Published in Rowing
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Following the recent selection trials at the National Rowing Centre, Rowing Ireland has announced the following selections for the Junior, U23 and Senior 2020 European Championship events to be held this autumn.

The selections were made by Ireland's High-Performance Director Antonio Maurogiovanni, who commented "We have seen very strong performances across all the grades, especially considering the challenging season we have experienced"

Maurogiovanni believes he has a strong team that can compete at each level but just as importantly build for the future success of our sport on the international stage.

Rowing Ireland High Performance Director Antonio Maurogiovanni Rowing Ireland High Performance Director Antonio Maurogiovanni

U23 European Rowing Championships (Duisburg, Germany - 5-6 September)

BM1x
▪ Ronan Byrne (UCC)
BM2x
▪ Daire Lynch (Clonmel)
▪ John Kearney (Cork)
BLW2x
▪ Margaret Cremen (UCC)
▪ Aoife Casey (UCC)
BW2-
▪ Tara Hanlon (UCC)
▪ Emily Hegarty (UCC)
BW1x/W2- reserve
▪ Claire Feerick (Neptune)
BM4+
▪ Alex Byrne (UCC)
▪ Jack Dorney (Shandon)
▪ Matthew Gallagher (St Josephs)
▪ Ross Corrigan (Queens)
▪ Cox: Leah O’ Regan (Shandon)
BLM4x/BLM1x
▪ Eoin Gaffney (Shandon)
▪ Hugh Moore (Queens)
▪ Will Ronayne (UCC)
▪ Hugh Sutton (UCC)
▪ Sam O’ Neill (NUIG)
BLW2- (TBC)
▪ Lydia Heaphy (UCC)
▪ Cliodhna Nolan (NUIG)
Junior European Rowing Championships (Belgrade, Serbia - 26-27 September)
JW2x
▪ Molly Curry (CGS)
▪ Aoife Moloney (Commercial)
JM4x
▪ Andrew Sheehan (Lee)
▪ Tom Kelly (Kenmare)
▪ Adam Murphy (Shandon)
▪ Brian Colsh (Sligo)
JW1x squad (TBC)
▪ Holly Davis (Lee Valley)
▪ Alison Bergin (Fermoy)

European Rowing Championships (Poznan, Poland – 9-11 October)

W1x
▪ Sanita Puspure (OC)
M2x
▪ Ronan Byrne (UCC)
▪ Daire Lynch (Clonmel)
M1x/M2x Reserve
▪ John Kearney (Cork)
W4-
▪ Fiona Murtagh (NUIG)
▪ Aileen Crowley (OC)
▪ Eimear Lambe (OC)
▪ Aifric Keogh (UCC)
W2-
▪ Tara Hanlon (UCC)
▪ Emily Hegarty (UCC)

LM1x
▪ Fintan McCarthy (Skibbereen)
LW2x
▪ Margaret Cremen (UCC)
▪ Aoife Casey (UCC)

Published in Rowing
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As part of the COVID-19 Back to Rowing protocol, the Cork rowing clubs, Shandon Boat Club, Lee Rowing Club and Cork Boat Club, have organised the Shanty Sprints, a series of events for single scullers.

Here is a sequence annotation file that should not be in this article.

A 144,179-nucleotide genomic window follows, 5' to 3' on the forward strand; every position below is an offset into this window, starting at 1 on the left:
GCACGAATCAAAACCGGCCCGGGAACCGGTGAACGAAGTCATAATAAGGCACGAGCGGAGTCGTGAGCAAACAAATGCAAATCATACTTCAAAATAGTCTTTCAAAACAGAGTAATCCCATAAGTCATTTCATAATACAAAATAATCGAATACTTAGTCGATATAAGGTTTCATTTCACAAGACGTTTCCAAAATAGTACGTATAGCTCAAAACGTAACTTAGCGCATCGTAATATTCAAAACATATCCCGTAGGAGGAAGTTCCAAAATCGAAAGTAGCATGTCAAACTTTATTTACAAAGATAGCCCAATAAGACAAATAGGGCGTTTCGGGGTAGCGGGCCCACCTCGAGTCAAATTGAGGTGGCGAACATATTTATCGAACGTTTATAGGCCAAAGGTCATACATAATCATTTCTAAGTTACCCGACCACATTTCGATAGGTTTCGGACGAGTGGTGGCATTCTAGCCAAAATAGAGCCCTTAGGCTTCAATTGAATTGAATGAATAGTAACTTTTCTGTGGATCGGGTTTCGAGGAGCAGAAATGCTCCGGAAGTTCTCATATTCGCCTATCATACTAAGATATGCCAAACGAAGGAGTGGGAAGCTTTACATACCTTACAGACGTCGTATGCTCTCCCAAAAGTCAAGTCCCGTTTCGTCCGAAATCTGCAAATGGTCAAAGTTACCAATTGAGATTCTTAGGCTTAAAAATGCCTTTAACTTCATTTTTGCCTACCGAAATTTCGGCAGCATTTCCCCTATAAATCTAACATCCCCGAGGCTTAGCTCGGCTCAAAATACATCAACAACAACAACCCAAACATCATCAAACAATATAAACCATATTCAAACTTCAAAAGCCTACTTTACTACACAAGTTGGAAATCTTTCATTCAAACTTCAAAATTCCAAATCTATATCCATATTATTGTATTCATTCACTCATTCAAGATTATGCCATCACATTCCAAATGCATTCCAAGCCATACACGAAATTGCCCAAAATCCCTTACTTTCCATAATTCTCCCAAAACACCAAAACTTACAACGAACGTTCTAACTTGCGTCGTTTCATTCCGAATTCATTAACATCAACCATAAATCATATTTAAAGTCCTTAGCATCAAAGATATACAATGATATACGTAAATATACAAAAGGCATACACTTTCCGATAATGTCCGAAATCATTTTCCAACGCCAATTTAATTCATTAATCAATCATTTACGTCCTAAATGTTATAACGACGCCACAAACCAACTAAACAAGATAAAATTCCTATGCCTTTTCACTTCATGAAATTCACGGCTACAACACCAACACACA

The initial race is a time trial in order to rank the scullers, which will be followed by a series of four lane side by side racing, taking place over the summer months every two weeks.

The course is 1000 metres from the railings to the Powder Quay on the Marina.

A set of results is downloadable below as a PDF.

Published in Rowing
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Dublin Port Information

Dublin Port Company is currently investing about €277 million on its Alexandra Basin Redevelopment (ABR), which is due to be complete by 2021. The redevelopment will improve the port's capacity for large ships by deepening and lengthening 3km of its 7km of berths. The ABR is part of a €1bn capital programme up to 2028, which will also include initial work on the Dublin Port’s MP2 Project - a major capital development project proposal for works within the existing port lands in the northeastern part of the port.

Dublin Port has also recently secured planning approval for the development of the next phase of its inland port near Dublin Airport. The latest stage of the inland port will include a site with capacity to store more than 2,000 shipping containers and infrastructure such as an ESB substation, an office building and gantry crane.

Dublin Port Company recently submitted a planning application for a €320 million project that aims to provide significant additional capacity at the facility within the port in order to cope with increases in trade up to 2040. The scheme will see a new roll-on/roll-off jetty built to handle ferries of up to 240 metres in length, as well as the redevelopment of an oil berth into a deep-water container berth.